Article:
http://www.climatesciencewatch.org/2013/02/14/james-taylor-misinterprets-study-by-180-degrees/

 

 

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9 hours ago, kelownabomberfan said:

OH NO!!! The HEARTLAND INSTITUTE!! RUN AWAY!!  RUN AWAY!!!  An opinion that doesn't match an innate confirmation bias may accidentally be read and digested!  RUN AWAY!!

Here's what Wikipedia says about the Heartland Institute.

The Heartland Institute is an American conservative and libertarian public policy think tank founded in 1984 and based in Arlington Heights, Illinois, in the northwest suburbs of Chicago. The Institute conducts work on issues including education reform, government spending, taxation, healthcare, education, tobacco policy, global warming, hydraulic fracturing, information technology, and free-market environmentalism.

In the 1990s, the Heartland Institute worked with the tobacco company Philip Morris to attempt to discredit the health risks of secondhand smoke and to lobby against smoking bans.[3][4]:233–34[5] In the decade after 2000, the Heartland Institute became a leading financial supporter of climate change denial.[6][7] It rejects the scientific consensus on global warming,[8]and says that policies to fight it would be damaging to the economy.


The Heartland Institute received $675,500 from Exxon Mobil between 1998-2014, they are just one of approx. 5,000 individuals and organizations that sponsored their "research", since 2014 they no longer disclose funding sources.  If you pay them enough money they'll say whatever you want.  Can you connect the dots?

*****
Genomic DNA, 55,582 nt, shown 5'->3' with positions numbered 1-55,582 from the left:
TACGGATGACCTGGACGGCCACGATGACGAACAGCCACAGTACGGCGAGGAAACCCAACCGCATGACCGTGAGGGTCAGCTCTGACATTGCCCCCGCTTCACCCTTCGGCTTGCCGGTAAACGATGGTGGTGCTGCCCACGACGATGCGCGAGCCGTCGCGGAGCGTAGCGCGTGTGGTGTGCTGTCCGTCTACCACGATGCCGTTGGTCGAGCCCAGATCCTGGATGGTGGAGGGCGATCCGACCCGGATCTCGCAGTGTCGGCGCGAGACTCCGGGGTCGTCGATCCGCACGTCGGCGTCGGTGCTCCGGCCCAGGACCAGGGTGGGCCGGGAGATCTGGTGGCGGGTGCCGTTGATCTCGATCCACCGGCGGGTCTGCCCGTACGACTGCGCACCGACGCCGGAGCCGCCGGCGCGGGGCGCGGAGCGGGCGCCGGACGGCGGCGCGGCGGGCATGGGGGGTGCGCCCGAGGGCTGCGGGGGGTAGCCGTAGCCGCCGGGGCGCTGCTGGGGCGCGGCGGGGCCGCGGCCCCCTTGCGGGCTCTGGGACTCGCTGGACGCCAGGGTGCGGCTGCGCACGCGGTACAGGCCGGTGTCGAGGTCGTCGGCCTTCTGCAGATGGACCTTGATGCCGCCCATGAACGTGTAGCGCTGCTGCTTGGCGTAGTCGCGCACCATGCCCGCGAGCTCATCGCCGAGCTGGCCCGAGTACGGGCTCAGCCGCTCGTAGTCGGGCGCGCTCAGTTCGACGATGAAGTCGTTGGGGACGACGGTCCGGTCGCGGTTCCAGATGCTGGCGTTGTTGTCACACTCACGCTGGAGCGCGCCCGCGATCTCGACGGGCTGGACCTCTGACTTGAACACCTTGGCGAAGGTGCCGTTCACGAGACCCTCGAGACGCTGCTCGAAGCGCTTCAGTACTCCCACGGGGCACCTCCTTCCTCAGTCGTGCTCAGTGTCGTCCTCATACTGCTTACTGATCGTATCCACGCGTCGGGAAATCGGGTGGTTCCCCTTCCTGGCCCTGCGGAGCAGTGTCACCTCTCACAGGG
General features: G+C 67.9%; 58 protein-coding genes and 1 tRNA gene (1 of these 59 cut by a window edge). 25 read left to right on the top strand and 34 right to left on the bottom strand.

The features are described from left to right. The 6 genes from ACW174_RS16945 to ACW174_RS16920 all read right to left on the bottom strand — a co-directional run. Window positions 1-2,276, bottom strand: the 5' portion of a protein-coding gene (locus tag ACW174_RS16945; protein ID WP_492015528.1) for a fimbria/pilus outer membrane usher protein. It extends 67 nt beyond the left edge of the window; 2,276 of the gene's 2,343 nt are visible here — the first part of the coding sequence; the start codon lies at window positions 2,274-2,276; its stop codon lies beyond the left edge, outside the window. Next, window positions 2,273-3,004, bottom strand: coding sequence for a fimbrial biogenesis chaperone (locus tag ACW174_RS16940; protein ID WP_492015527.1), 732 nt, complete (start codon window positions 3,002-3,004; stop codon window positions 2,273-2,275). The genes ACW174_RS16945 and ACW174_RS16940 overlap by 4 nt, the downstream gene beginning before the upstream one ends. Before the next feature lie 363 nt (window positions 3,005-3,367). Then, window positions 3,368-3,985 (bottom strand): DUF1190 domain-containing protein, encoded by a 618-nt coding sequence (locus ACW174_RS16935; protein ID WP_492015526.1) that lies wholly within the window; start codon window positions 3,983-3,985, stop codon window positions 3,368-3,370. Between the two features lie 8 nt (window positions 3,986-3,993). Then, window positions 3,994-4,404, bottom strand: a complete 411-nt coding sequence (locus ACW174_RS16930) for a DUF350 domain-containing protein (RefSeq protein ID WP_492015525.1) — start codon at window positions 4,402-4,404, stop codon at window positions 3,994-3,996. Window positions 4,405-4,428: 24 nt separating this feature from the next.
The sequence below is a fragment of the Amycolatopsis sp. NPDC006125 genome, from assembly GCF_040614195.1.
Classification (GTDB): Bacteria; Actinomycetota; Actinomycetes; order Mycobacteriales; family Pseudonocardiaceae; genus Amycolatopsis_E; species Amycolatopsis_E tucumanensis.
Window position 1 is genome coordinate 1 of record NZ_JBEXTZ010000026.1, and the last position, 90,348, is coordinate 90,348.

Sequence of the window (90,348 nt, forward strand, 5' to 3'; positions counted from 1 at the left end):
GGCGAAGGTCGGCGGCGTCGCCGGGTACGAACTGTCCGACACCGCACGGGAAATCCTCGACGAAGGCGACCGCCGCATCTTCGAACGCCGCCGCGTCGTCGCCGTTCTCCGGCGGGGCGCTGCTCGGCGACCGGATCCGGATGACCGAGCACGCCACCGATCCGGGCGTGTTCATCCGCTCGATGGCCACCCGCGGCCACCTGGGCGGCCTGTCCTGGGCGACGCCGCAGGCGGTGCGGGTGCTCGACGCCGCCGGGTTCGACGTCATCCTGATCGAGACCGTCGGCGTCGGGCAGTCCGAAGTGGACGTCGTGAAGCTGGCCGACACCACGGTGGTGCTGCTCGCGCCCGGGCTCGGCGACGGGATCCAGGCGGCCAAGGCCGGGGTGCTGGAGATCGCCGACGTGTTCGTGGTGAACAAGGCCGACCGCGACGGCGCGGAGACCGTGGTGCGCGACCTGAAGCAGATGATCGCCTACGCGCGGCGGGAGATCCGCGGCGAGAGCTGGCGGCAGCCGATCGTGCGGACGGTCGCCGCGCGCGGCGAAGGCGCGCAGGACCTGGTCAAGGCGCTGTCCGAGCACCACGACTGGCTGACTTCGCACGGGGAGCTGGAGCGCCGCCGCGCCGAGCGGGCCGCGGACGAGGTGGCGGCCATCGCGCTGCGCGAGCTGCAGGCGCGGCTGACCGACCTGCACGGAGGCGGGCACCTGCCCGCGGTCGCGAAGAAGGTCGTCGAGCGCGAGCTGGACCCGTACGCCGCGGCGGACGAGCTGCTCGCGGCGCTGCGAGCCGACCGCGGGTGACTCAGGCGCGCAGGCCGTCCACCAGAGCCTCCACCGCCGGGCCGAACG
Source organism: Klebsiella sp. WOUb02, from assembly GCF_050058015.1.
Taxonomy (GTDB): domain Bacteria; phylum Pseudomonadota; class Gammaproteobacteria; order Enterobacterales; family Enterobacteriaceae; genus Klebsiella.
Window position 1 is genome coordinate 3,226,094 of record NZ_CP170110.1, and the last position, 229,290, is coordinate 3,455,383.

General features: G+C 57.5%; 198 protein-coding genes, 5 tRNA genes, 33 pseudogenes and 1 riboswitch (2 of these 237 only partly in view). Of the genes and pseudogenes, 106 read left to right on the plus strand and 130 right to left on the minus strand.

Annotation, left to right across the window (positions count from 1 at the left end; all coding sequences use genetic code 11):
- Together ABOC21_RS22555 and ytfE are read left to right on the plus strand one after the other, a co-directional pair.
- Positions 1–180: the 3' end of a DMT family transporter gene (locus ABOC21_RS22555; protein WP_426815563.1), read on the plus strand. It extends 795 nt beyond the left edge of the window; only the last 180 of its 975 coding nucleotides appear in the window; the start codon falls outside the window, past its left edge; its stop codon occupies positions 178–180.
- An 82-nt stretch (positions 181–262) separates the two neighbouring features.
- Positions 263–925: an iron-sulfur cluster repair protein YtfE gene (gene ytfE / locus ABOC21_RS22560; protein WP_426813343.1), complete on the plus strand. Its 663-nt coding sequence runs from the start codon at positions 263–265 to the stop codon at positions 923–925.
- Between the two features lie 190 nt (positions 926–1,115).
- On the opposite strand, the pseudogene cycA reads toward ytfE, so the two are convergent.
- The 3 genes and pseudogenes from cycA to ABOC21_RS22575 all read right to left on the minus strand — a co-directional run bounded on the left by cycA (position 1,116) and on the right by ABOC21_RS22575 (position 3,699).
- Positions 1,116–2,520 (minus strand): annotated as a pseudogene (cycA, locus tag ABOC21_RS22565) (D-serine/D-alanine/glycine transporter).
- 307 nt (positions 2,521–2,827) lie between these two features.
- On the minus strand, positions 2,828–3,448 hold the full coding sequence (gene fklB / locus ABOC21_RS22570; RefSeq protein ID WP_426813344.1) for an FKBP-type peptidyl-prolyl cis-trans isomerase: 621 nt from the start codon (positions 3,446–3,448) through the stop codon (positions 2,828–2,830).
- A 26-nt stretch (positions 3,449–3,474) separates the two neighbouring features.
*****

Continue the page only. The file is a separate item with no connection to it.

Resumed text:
Here's a fun little chart.

Heartland-Institute-Funding-ExxonSecrets

 

 

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12 hours ago, kelownabomberfan said:

LOL - yes, anything that questions an engrained confirmation bias must be a "waste of time".  We fully understand that.

I don't think confirmation bias straw man argument you repeatedly trot out is the issue here- its the constant parading around and spreading lies and misrepresentations you post- there is a pattern at work here.

 

You come up and post the latest and greatest lie (I don't think you believe it is a lie, I'm not calling you a liar-let's be very clear here) and when people show you the courtesy of reading the link that you have posted and respond informing you that it is a lie/misinformation/bad information, even providing you links with corrections and well sourced material that refutes the misinformation you post, you refuse to show the same courtesy by reading what they provide and accuse everyone of confirmation bias. 

That's why people think it's a waste of time to read your links and engage with you in a discussion over what you have posted. It has NOTHING to do with confirmation bias. The confirmation bias you are talking about might be your own that you project onto others.